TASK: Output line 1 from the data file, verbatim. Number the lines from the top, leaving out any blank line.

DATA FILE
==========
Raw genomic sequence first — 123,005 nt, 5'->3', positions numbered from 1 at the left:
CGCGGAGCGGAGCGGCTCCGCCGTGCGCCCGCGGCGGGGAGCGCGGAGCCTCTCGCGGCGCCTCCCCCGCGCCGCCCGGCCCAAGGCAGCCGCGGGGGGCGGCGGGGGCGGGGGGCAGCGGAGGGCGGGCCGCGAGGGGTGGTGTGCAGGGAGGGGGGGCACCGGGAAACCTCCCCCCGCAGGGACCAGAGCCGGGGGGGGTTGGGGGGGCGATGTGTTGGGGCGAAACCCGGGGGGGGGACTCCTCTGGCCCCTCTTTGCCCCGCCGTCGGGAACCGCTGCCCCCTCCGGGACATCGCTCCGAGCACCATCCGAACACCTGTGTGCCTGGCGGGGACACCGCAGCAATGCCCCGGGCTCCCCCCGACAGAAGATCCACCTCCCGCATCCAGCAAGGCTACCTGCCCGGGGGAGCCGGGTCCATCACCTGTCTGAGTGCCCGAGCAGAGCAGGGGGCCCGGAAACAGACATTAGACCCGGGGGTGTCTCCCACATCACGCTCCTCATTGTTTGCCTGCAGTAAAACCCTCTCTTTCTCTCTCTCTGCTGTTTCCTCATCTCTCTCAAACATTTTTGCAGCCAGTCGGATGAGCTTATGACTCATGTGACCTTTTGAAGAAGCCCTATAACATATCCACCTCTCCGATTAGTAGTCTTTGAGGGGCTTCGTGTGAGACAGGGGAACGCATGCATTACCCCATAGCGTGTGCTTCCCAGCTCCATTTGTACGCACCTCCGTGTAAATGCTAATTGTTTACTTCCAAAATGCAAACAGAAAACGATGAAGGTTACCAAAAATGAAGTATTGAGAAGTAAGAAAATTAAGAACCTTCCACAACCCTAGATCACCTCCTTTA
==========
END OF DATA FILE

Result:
Raw genomic sequence first — 123,005 nt, 5'->3', positions numbered from 1 at the left: